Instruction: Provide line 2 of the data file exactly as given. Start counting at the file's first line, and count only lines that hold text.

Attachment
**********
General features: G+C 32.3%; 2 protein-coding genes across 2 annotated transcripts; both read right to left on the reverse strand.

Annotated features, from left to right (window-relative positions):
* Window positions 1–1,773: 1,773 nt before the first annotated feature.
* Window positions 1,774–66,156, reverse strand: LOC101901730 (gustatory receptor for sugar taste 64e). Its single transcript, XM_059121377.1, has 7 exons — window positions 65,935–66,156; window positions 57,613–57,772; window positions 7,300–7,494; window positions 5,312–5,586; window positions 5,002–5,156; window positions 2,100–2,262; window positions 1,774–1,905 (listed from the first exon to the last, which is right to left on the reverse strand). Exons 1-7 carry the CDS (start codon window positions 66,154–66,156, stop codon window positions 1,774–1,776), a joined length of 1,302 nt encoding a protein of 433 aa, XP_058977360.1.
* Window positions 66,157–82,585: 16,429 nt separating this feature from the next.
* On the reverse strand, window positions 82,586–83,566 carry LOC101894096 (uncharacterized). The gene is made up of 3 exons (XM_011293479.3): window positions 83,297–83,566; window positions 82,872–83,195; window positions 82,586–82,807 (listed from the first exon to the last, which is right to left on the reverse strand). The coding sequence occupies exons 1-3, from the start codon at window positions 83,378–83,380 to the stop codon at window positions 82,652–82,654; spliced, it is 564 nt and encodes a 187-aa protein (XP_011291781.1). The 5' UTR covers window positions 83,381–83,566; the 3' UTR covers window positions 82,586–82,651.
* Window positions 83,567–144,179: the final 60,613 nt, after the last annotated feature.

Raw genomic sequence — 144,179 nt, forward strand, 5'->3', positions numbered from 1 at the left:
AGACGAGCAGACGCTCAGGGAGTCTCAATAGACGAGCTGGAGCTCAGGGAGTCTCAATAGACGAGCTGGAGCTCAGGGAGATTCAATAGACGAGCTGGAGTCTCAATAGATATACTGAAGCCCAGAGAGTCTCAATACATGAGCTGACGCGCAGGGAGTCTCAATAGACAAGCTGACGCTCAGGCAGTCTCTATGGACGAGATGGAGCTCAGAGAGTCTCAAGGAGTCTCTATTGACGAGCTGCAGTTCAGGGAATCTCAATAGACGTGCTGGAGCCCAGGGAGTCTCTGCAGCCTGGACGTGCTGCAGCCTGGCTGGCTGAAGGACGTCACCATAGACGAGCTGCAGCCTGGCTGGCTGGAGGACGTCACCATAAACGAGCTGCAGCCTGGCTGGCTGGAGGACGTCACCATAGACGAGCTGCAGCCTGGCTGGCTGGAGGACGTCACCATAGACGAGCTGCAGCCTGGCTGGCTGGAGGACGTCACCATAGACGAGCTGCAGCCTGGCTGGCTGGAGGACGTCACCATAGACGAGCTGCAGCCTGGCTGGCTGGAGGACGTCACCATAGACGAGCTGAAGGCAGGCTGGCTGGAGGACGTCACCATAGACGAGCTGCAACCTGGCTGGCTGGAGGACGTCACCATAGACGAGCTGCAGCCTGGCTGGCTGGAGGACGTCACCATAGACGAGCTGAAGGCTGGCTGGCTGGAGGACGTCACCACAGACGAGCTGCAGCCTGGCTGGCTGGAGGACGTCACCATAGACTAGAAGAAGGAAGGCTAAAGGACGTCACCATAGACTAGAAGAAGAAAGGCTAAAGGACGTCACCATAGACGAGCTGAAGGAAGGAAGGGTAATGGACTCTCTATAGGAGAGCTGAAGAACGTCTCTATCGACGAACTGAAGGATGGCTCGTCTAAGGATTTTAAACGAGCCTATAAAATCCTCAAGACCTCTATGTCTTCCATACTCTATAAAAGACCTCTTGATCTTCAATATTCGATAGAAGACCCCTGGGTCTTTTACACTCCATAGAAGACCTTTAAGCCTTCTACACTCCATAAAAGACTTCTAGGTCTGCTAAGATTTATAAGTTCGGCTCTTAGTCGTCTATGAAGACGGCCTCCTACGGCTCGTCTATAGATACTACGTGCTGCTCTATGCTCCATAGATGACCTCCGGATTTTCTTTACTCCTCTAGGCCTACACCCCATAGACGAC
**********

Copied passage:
Annotated features, from left to right (window-relative positions):